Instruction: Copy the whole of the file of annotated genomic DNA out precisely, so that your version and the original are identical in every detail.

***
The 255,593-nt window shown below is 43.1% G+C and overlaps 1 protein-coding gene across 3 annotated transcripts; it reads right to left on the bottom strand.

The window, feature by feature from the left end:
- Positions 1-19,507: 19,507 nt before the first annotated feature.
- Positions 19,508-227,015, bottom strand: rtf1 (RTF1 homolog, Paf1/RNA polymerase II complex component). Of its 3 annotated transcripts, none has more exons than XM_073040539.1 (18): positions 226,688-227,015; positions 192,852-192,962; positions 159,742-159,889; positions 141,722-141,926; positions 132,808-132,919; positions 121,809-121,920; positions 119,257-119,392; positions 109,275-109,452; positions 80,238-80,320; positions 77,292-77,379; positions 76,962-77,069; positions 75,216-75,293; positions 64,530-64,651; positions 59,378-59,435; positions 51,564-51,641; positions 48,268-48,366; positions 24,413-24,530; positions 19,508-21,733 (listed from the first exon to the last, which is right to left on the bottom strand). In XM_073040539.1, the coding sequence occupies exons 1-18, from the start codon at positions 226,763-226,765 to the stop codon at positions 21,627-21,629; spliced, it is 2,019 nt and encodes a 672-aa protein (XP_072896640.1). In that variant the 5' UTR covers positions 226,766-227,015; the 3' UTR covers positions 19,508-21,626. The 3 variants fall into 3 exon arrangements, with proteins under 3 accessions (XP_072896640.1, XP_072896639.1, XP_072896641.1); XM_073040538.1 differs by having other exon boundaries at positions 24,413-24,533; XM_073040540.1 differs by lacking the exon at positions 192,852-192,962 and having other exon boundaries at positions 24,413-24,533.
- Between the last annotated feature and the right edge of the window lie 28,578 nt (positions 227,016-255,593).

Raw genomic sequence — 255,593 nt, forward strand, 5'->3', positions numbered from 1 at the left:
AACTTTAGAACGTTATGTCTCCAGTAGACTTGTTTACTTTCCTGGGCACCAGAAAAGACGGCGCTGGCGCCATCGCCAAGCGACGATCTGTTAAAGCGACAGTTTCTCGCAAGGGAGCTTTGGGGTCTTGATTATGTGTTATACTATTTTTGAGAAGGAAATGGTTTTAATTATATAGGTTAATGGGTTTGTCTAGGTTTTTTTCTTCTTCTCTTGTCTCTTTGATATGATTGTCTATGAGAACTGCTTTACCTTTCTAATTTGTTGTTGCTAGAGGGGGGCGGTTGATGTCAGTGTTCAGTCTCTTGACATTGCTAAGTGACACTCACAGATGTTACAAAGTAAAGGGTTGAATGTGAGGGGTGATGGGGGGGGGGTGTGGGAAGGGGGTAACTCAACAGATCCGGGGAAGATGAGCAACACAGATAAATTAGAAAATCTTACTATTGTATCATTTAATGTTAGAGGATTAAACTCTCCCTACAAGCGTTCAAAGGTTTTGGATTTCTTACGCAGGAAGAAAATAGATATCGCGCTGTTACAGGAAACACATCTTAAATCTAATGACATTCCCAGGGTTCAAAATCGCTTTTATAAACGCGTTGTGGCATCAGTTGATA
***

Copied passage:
The 255,593-nt window shown below is 43.1% G+C and overlaps 1 protein-coding gene across 3 annotated transcripts; it reads right to left on the bottom strand.

The window, feature by feature from the left end:
- Positions 1-19,507: 19,507 nt before the first annotated feature.
- Positions 19,508-227,015, bottom strand: rtf1 (RTF1 homolog, Paf1/RNA polymerase II complex component). Of its 3 annotated transcripts, none has more exons than XM_073040539.1 (18): positions 226,688-227,015; positions 192,852-192,962; positions 159,742-159,889; positions 141,722-141,926; positions 132,808-132,919; positions 121,809-121,920; positions 119,257-119,392; positions 109,275-109,452; positions 80,238-80,320; positions 77,292-77,379; positions 76,962-77,069; positions 75,216-75,293; positions 64,530-64,651; positions 59,378-59,435; positions 51,564-51,641; positions 48,268-48,366; positions 24,413-24,530; positions 19,508-21,733 (listed from the first exon to the last, which is right to left on the bottom strand). In XM_073040539.1, the coding sequence occupies exons 1-18, from the start codon at positions 226,763-226,765 to the stop codon at positions 21,627-21,629; spliced, it is 2,019 nt and encodes a 672-aa protein (XP_072896640.1). In that variant the 5' UTR covers positions 226,766-227,015; the 3' UTR covers positions 19,508-21,626. The 3 variants fall into 3 exon arrangements, with proteins under 3 accessions (XP_072896640.1, XP_072896639.1, XP_072896641.1); XM_073040538.1 differs by having other exon boundaries at positions 24,413-24,533; XM_073040540.1 differs by lacking the exon at positions 192,852-192,962 and having other exon boundaries at positions 24,413-24,533.
- Between the last annotated feature and the right edge of the window lie 28,578 nt (positions 227,016-255,593).

Raw genomic sequence — 255,593 nt, forward strand, 5'->3', positions numbered from 1 at the left:
AACTTTAGAACGTTATGTCTCCAGTAGACTTGTTTACTTTCCTGGGCACCAGAAAAGACGGCGCTGGCGCCATCGCCAAGCGACGATCTGTTAAAGCGACAGTTTCTCGCAAGGGAGCTTTGGGGTCTTGATTATGTGTTATACTATTTTTGAGAAGGAAATGGTTTTAATTATATAGGTTAATGGGTTTGTCTAGGTTTTTTTCTTCTTCTCTTGTCTCTTTGATATGATTGTCTATGAGAACTGCTTTACCTTTCTAATTTGTTGTTGCTAGAGGGGGGCGGTTGATGTCAGTGTTCAGTCTCTTGACATTGCTAAGTGACACTCACAGATGTTACAAAGTAAAGGGTTGAATGTGAGGGGTGATGGGGGGGGGGTGTGGGAAGGGGGTAACTCAACAGATCCGGGGAAGATGAGCAACACAGATAAATTAGAAAATCTTACTATTGTATCATTTAATGTTAGAGGATTAAACTCTCCCTACAAGCGTTCAAAGGTTTTGGATTTCTTACGCAGGAAGAAAATAGATATCGCGCTGTTACAGGAAACACATCTTAAATCTAATGACATTCCCAGGGTTCAAAATCGCTTTTATAAACGCGTTGTGGCATCAGTTGATA